St. George Gallery Addis
With no shuttle bus around, I opted for one of the ancient, matchbox sized yellow (those in the city are blue) airport taxis. The door sort of closed, and as long as there was a strong smell of petrol, the engine worked. With the driver chatting on his cell phone, it want long before the car went in a different direction to where his steering wheel was turning and we crashed into another, equally decrepit vehicle. The two drivers sorted themselves out, and we carried on the hooter substituting for brakes.
St. George (The dragon slayer who helped Ethiopian forces defeat the Italians in 1896) is a name that I passed a zillion times on my walk, and is now on the beer bottle, which seems at odds with the call to prayer drifting across the city from my perch amongst the lush gardens and fountains of the Sheraton Hotel. Not where I’m staying, I might add. That’s down the hill, past the beggars and street children, broken pavements and the traffic.
Ethiopia is the oldest Christian state, with the St. George cathedral built in the 1800’s one of the dominating features of Addis. I only made it as far as the St. George’s gallery, tucked in alongside the Sheraton in an old Italian villa. Vibrant paintings, sit comfortably amongst wooden artifacts. Antique silver crosses, made from Maria Theresa Thaler Dollars, glint under lights, while beautifully painted icons intrigue. I have a small wooden bowl for my Nespresso capsules.
The route from the Intercon to the Sheraton seemed a doddle, which I turned into a bit of a trek as the entrance was around the super sized block. I arrived to register in a sort of sweaty heap, my lungs complaining at having to breath the clouds of black diesel smoke spewing from ancient busses. Traffic police should get danger pay.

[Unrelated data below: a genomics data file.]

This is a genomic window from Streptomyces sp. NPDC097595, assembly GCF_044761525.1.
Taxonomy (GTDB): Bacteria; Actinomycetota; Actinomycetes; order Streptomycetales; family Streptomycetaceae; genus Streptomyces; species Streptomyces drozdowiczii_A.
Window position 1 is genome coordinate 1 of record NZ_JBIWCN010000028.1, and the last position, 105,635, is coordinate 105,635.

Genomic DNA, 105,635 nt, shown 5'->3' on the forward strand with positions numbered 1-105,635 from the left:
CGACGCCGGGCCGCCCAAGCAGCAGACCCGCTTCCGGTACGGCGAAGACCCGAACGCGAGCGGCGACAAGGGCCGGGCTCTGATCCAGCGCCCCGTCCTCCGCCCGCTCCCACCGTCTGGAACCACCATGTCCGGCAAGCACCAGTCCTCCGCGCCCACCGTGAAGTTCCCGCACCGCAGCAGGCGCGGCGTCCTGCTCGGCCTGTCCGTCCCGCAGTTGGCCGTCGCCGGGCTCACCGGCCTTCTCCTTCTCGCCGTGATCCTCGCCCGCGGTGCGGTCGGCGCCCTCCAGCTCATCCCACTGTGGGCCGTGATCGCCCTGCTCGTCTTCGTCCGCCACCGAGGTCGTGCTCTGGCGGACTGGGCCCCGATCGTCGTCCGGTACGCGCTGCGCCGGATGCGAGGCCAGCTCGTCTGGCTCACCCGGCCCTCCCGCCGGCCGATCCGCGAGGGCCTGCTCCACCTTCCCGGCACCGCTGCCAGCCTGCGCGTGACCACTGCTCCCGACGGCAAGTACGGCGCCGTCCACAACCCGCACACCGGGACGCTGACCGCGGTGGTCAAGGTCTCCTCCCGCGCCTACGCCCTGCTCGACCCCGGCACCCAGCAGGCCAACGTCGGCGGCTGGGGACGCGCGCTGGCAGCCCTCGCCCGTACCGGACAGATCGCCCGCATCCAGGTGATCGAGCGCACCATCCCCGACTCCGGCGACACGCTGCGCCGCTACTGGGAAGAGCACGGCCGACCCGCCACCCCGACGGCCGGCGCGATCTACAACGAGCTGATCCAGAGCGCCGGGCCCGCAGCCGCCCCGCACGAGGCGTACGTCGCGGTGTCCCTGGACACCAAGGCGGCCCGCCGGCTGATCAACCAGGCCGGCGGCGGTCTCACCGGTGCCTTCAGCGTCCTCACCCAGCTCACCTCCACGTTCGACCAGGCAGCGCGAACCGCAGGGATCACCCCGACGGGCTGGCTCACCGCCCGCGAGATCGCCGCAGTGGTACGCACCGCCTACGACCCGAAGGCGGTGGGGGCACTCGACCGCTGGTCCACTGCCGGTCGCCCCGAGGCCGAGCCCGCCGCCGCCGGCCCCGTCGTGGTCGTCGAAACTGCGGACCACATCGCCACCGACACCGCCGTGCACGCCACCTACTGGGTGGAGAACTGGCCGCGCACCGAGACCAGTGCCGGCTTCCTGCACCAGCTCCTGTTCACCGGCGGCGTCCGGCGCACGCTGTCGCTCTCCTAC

At the Sheraton there is a lot of great art hanging in the hotel. I spent an hour wondering around looking at a wide selection of etchings, abstract stuff, flowers, and landscapes. I didn’t see any people paintings. A did pass an old man who would have been a brilliant subject but didn’t have my camera ready
Crossing the road has an element of courage and ability to judge the chances of the vehicle hurtling towards the intersection being able to stop. This includes judging whether the vehicles going in your direction will force their way into the intersection giving you a minute gap of safety. The stripes painted on the road seemed to be braking points rather than safe pedestrian access. In all fairness, the taxi drivers don’t understand what you are doing walking, when their services are available.
On the way back I did find the MuNcH German bakery and cafe, alongside a brilliantly coloured Ethiopian street cafe, selling rocket fuel. I opted for the cappuccino.
The African Union building is certainly impressive. Our walk took us to where it was marked on the map, only to find that it has moved. An old blue Fiat taxi quizzed us through the Saturday traffic and throngs of people to the new AU buildings. A bit like a scifi movie of the future amongst the blighted landscape. The intention?
The outcome document of the Ministerial meeting has been mushed to the extent that it now covers almost any eventually; Resilient, inclusive, robust, sustainable, peaceful society. A bunch of staff must have been working flat out to transform all the discussions into something that is readable and works as individual parts and as a whole. World Peace may be a stretch! No fist fights, but the verbal sparing got a tad robust.
Stomach bug had me changing plans to ensure that I wasn’t far from the hotel. Thunderstorms boomed across the city,reducing weekend revelry to clusters of people huddled under the meager shelter.
Cafe Limmu, renowned for its coffee, the civilized street cafe option. Clean tiled floors raised above the bustle of the street, with Jazz playing. The espresso head blowing.